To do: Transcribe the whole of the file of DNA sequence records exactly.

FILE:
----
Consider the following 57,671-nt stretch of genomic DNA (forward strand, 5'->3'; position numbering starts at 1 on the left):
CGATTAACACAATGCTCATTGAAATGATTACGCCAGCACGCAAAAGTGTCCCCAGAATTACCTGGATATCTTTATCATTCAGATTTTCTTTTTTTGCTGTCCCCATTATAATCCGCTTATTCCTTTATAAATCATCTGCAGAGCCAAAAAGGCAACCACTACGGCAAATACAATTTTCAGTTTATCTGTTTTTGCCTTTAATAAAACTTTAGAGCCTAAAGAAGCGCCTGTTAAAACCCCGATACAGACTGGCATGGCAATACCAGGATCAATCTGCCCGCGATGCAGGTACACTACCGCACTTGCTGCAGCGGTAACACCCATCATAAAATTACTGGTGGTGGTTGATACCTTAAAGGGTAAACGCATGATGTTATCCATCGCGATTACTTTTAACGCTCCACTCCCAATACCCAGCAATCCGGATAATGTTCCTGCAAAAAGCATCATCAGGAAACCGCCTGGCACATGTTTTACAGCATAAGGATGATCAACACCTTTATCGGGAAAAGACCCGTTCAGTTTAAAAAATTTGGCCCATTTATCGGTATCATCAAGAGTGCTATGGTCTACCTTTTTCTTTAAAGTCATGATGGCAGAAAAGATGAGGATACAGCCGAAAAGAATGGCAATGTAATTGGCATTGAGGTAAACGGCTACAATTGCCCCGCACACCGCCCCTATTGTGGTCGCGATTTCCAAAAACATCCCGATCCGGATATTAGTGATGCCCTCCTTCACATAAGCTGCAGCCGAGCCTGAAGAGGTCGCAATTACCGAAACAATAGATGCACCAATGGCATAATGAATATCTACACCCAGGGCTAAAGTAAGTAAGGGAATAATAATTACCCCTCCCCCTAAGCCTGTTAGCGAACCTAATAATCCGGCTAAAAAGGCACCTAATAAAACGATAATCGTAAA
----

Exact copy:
Consider the following 57,671-nt stretch of genomic DNA (forward strand, 5'->3'; position numbering starts at 1 on the left):
CGATTAACACAATGCTCATTGAAATGATTACGCCAGCACGCAAAAGTGTCCCCAGAATTACCTGGATATCTTTATCATTCAGATTTTCTTTTTTTGCTGTCCCCATTATAATCCGCTTATTCCTTTATAAATCATCTGCAGAGCCAAAAAGGCAACCACTACGGCAAATACAATTTTCAGTTTATCTGTTTTTGCCTTTAATAAAACTTTAGAGCCTAAAGAAGCGCCTGTTAAAACCCCGATACAGACTGGCATGGCAATACCAGGATCAATCTGCCCGCGATGCAGGTACACTACCGCACTTGCTGCAGCGGTAACACCCATCATAAAATTACTGGTGGTGGTTGATACCTTAAAGGGTAAACGCATGATGTTATCCATCGCGATTACTTTTAACGCTCCACTCCCAATACCCAGCAATCCGGATAATGTTCCTGCAAAAAGCATCATCAGGAAACCGCCTGGCACATGTTTTACAGCATAAGGATGATCAACACCTTTATCGGGAAAAGACCCGTTCAGTTTAAAAAATTTGGCCCATTTATCGGTATCATCAAGAGTGCTATGGTCTACCTTTTTCTTTAAAGTCATGATGGCAGAAAAGATGAGGATACAGCCGAAAAGAATGGCAATGTAATTGGCATTGAGGTAAACGGCTACAATTGCCCCGCACACCGCCCCTATTGTGGTCGCGATTTCCAAAAACATCCCGATCCGGATATTAGTGATGCCCTCCTTCACATAAGCTGCAGCCGAGCCTGAAGAGGTCGCAATTACCGAAACAATAGATGCACCAATGGCATAATGAATATCTACACCCAGGGCTAAAGTAAGTAAGGGAATAATAATTACCCCTCCCCCTAAGCCTGTTAGCGAACCTAATAATCCGGCTAAAAAGGCACCTAATAAAACGATAATCGTAAA